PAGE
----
that have been associated with different patterns of heritability and specific genetic polymorphisms 
, as well as with differential response to pharmacological and non-pharmacological treatments 
. Thus, distinction of RB into two different groups also suggests that the clinical expression of RB (‘tic-like’ or ‘OCD-like’) could result from the dysfunction of partially overlapping but distinct neuronal circuits. Both tics and OCD compulsions are considered to result from the dysfunction of cortico-striato-thalamo-cortical circuits 
. In patients suffering from GTS without psychiatric co-morbidities, structural and functional neuroimaging studies as well as transcranial magnetic stimulation studies have shown dysfunction of premotor, sensorimotor, dorsal parietal, dorsolateral prefrontal and cingulated and insular cortical areas 
. Similarly, in OCD patients with predominant ‘symmetry/ordering/counting’ behaviours but without tics, dysfunctions in motor, parietal and insular cortices have recently been described 
. Consequently, the ‘symmetry/ordering/counting’ dimension in OCD has not only close phenomenological characteristics to tics but may also share a similar neuronal basis. If so, this specific OCD dimension probably rather represents an integral part of GTS than being a distinct co-morbid condition.
In patients with OCD displaying washing and checking compulsions, neuroimaging studies have shown dysfunction of orbitofrontal, cingular and temporal cortices as well as of the caudate nucleus 
. Thus, ‘contamination/washing’ and ‘harm/checking’ OCD dimensions differ from tics not only by their phenomenological characteristics, but also in their underlying neuronal circuits and would therefore represent a true co-morbid condition. However, the caudate nucleus could play a prominent role in both disorders, since in two large MRI volumetric studies a diminished volume of the caudate nucleus was correlated with the presence of RB and persistence of tic and OCD symptoms into adulthood 
. In light of our results, we therefore stress the importance of a clear phenotypic characterisation of patients with GTS with regard to the nature of their RB (‘tic-like’, ‘OCD-like’ or both) in future neuroimaging studies.
First, if our sample is large, it is also heterogenous regarding age groups. Of note, 45/166 patients (27%) in our sample were 20 years or younger and may thus present a different phenotypic profile upon further aging. Second, no inferences on pathophysiology can be made based on descriptive cross-sectional research. Also, co-morbidity issues should be solved with the aid of family or twin studies, in which occurrence of tic-like or OCD-like behaviours is investigated in family members of probands with either GTS without OCD, GTS+OCD and OCD alone. These family studies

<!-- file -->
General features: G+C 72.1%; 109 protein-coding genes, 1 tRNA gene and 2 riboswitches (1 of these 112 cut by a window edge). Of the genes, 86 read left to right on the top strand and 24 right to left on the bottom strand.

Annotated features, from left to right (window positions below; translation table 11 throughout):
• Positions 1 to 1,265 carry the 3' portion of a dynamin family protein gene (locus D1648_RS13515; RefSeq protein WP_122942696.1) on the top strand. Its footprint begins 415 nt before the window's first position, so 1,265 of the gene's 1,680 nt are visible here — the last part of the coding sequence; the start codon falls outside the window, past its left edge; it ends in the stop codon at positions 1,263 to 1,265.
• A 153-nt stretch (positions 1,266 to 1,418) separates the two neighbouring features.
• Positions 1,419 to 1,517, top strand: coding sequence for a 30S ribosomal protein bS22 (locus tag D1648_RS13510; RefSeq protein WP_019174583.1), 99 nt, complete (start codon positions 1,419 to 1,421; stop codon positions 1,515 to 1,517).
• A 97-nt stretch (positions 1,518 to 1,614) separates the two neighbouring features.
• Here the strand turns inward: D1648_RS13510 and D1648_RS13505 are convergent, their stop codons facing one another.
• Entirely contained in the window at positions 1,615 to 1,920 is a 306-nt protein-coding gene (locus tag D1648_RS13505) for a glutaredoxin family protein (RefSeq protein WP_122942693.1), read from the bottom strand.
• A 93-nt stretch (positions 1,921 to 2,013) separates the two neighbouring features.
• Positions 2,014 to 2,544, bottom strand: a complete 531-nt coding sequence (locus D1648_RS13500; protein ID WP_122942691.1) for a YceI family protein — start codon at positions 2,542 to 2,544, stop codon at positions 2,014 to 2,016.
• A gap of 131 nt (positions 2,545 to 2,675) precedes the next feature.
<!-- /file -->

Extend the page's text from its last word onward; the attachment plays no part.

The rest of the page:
have indicated that OCB/OCD and related repetitive behaviours in GTS patients are intrinsic to the pathology, although the debate is ongoing. Third, regarding therapeutic recommendations, it must be noted that OCD symptoms may also respond to neuroleptic treatment; however, pharmacological first line treatement of OCD remain SSRIs 
and neuroleptics are currently rather used as augmentation treatment for treatment-resistant OCD 
. Fourth, it can be argued that our results are induced by the method used since we have predefined classifications of the patients according to the symptoms observed (‘tic-like’ vs ‘OCD-like’) and then show that the same symptoms are distributed unevenly into these two categories. However, 6.3% of RB could neither be clearly attributed to the ‘tic-like’ nor the ‘OCD-like’ group and thus fall into a different category, albeit one that remains to be defined. The most important differential diagnosis in the domain of involuntary movements should be stereotypies which often co-exist with tics.
We suggest the importance of a precise semiological analysis of RB in patients with GTS, which may be particularly important for neurologists unfamiliar with the spectrum of OCD symptoms. We suggest that a substantial part of RB in patients with GTS are complex tics, as initially suggested by Shapiro and Shapiro 
and warrant to be treated as such, either pharmacologically and/or by behavioural therapy. Conversely, neurologists facing OCD-like symptoms in GTS patients should seek treatment advice from their psychiatric colleagues, thus advocating a multidisciplinary approach in diagnosing and treating patients with GTS.